SYRIA: Mass arrests reported ahead of Friday prayers
Troops and militiamen loyal to Syrian leader Bashar Assad appear to be stepping up military operations and mass arrests in a crackdown on anti-regime protesters ahead of Friday prayers, dubbed a day of national unity by organizers.
Syrian activists said Thursday that Assad's troops were shelling neighborhoods in the central city of Homs -- an area where dozens of people reportedly have been killed over the last week-- and that snipers were firing from rooftops.
"The dead and injured inside the houses can still not be reached due to shelling and snipers opening fire on any moving object on the streets," said an activist network, the Local Coordination Committees in Syria.
Mass arrests were also reported in certain neighborhoods of Homs as detentions across the country appear to have intensified.
According to U.S.-based watchdog Human Rights Watch, more than 2,000 people have been arrested in Syria during the past month. They included demonstrators, medical workers who have treated injured protesters, and individuals who allegedly have disseminated information to media organizations, according to new research published by the organization Wednesday.
In total, about 15,000 detainees linked to the four-month-long uprising are in Syrian jails, a representative from the coordination committees told Babylon & Beyond. Tens of thousands more, added the spokesman, have been temporarily detained in the uprising against Assad that began in mid-March.
Areas targeted in the intensified arrest sweeps, according to Human Rights Watch, include Homs and the resistance stronghold of Hama, also in the central part of the country. Security forces and military units have also arrested scores as they fanned out across the suburbs around the capital, Damascus, where protests have grown in recent weeks, the rights group said.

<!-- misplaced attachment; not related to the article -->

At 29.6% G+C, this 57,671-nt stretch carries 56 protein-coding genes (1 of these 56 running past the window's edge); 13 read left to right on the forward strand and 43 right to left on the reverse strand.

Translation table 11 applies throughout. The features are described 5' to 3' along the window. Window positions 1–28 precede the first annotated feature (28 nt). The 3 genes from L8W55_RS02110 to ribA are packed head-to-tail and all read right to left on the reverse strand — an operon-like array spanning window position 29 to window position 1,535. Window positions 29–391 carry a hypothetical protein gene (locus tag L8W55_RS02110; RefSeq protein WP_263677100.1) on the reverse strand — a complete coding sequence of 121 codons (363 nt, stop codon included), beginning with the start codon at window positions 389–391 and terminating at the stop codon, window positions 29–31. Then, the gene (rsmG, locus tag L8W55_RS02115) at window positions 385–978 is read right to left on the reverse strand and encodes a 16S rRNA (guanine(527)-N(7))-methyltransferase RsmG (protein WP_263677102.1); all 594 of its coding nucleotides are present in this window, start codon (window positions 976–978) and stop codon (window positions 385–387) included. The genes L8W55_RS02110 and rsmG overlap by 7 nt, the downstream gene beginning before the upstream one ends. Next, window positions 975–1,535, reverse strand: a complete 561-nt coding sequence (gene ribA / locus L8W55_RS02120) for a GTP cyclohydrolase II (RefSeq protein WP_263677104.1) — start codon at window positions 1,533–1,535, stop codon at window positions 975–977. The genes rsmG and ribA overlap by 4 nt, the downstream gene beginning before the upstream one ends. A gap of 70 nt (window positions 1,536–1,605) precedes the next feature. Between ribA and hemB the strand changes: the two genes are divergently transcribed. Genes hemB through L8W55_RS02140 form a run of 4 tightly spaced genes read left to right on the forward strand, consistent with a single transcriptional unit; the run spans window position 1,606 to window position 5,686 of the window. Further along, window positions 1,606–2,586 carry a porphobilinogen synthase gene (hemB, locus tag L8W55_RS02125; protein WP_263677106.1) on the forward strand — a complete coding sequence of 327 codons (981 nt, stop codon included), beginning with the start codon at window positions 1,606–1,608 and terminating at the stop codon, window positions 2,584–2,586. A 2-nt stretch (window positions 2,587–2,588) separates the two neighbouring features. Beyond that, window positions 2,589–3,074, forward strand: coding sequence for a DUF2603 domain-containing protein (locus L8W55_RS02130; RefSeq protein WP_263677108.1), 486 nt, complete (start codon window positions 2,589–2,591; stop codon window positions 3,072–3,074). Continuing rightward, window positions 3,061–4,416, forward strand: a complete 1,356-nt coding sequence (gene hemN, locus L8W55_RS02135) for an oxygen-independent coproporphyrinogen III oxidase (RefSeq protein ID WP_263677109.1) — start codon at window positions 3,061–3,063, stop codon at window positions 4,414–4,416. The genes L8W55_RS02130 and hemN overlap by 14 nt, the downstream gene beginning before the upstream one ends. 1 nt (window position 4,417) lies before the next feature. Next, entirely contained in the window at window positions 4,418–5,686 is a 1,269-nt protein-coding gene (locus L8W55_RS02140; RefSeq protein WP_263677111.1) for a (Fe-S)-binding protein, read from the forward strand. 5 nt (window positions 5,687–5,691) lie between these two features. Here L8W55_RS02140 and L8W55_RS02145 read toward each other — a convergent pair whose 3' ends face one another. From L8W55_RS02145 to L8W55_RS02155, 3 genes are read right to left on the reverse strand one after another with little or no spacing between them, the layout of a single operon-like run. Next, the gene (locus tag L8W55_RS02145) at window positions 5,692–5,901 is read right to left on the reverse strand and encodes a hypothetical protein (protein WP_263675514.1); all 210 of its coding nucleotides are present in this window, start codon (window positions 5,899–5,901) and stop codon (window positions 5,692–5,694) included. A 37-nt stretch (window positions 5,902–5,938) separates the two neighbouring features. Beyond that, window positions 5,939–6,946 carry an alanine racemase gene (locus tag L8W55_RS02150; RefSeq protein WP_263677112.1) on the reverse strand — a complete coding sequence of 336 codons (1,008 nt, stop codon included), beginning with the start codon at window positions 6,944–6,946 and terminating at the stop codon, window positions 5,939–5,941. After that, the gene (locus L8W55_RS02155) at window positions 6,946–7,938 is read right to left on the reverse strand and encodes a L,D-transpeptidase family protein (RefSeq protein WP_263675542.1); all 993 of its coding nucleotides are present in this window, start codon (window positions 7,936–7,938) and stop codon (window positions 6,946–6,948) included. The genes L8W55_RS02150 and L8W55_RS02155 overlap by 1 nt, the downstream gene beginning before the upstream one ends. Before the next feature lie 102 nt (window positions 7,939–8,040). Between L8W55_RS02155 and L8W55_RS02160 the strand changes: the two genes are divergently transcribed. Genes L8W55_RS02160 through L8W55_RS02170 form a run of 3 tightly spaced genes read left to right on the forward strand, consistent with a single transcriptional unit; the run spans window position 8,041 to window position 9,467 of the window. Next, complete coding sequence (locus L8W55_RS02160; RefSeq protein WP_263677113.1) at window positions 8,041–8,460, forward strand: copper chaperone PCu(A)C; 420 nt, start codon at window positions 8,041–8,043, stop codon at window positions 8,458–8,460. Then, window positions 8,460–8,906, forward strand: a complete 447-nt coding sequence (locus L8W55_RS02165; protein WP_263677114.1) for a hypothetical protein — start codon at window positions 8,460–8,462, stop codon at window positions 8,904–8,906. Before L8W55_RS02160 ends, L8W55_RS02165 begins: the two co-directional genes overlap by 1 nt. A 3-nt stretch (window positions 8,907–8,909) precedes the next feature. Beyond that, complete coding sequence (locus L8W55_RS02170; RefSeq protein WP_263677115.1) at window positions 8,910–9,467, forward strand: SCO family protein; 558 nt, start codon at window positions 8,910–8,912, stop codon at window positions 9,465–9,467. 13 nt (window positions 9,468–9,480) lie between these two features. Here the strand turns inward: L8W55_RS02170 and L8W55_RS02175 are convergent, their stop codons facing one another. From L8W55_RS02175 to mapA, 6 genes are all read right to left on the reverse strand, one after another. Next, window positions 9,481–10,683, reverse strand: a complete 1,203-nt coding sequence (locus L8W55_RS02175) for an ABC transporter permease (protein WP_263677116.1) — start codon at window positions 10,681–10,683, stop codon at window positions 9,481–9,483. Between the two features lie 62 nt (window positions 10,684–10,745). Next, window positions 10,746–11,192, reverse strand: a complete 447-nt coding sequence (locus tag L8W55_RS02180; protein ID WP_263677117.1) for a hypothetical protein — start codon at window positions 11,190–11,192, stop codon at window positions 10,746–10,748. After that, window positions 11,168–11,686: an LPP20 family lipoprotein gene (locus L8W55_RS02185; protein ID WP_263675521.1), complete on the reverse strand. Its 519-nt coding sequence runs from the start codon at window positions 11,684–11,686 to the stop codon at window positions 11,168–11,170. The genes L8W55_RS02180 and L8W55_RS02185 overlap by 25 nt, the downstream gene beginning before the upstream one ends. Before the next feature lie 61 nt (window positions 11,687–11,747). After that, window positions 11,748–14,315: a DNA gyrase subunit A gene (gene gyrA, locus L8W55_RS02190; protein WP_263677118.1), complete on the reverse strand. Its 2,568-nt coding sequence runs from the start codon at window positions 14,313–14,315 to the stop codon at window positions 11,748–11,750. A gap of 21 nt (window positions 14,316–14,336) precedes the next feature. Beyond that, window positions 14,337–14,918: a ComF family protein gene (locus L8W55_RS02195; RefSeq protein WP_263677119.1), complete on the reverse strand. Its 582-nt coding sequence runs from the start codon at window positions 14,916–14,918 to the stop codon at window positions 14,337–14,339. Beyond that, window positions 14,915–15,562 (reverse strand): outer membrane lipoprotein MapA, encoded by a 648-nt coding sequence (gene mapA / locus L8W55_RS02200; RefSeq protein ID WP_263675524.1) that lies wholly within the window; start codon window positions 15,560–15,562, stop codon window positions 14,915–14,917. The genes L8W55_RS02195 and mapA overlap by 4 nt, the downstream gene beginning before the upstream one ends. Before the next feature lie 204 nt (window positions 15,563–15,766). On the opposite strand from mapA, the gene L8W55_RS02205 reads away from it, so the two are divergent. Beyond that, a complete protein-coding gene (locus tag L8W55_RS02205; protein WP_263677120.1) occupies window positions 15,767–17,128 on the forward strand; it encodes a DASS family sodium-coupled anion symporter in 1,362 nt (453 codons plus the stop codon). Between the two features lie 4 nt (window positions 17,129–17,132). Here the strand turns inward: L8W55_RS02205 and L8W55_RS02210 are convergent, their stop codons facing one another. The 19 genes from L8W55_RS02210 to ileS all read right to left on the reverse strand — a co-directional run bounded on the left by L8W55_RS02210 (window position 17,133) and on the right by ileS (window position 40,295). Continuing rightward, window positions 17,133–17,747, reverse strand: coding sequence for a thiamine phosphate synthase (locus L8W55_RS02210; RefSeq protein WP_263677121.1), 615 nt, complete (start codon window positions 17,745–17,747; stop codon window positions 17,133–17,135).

Most recently, it said, a group of about 20 plainclothes security officers descended on the home of prominent opposition activist George Sabra, a Christian whose arrest contradicts claims made by the regime that the protesters are Sunni Muslim extremists. The officers went through the house and confiscated his files before whisking him away, according to the rights group.
"They searched the house and took his computer and his mobile," his wife told the organization. "All they said is, 'You are wanted,' but nothing about what security branch they were from, where they were taking him, or why he was being arrested. ... Until now, we have heard nothing more about him."
The reports of mass arrests and continued detentions go on despite the recent launching of the so-called national dialogue initiative, a government-sponsored forum purportedly aimed at finding a solution to Syria's crisis and moving the country to a multi-party democratic political system. Many from the opposition boycotted the conference.
"President Assad talks reform but continues to practice repression, not only through the widespread killings of demonstrators but also through mass arrests,” said Sarah Leah Whitson, Human Rights Watch's Middle East director. "Who does President Assad mean to include in his 'national dialogue' when his security forces are targeting the very people who might have something to say to him?"
Coinciding with the Human Rights Watch report, U.N. Secretary-General Ban Ki-Moon issued a statement on Wednesday denouncing the violence in Syria and calling on authorities there "to stop repression immediately."
"The mass arrests of protesters are not consistent with serious reform and should stop," he said.
Another strategy said to be used by the Assad regime is to target the families of activists when the activists themselves cannot be found or are in the hiding.
On July 15, troops reportedly surrounded Qatana, a town near Damascus, following demonstrations and started to carry out mass arrests the day after. The Local Coordination Committees said at least 520 people were picked up in the security sweep.
According to Human Rights Watch, members of the Syrian security forces stormed the house of 61-year old dissident writer Ali Abdullah, breaking furniture and arresting him. The soldiers, according to the human rights group, claimed that they were looking for Abdullah's 26-year old son, Omar, who is in hiding. Abdullah was released a few days later.
Authorities have also reportedly gone after Web activists. One protest organizer, now outside the country for security reasons, told Babylon & Beyond that he was targeted several times by Assad's hackers, but he dismissed them as "amateurs."
"When they planted a Trojan [horse virus] on my computer, I manually caught it and removed it after a week," he said. "Unfortunately, most people think it's courageous using their full names on Facebook when commenting against the regime and that is how they get caught -- the only way they get caught."
-- Alexandra Sandels in Beirut
Photo: A recent funeral for a protester in Homs. Credit: Reuters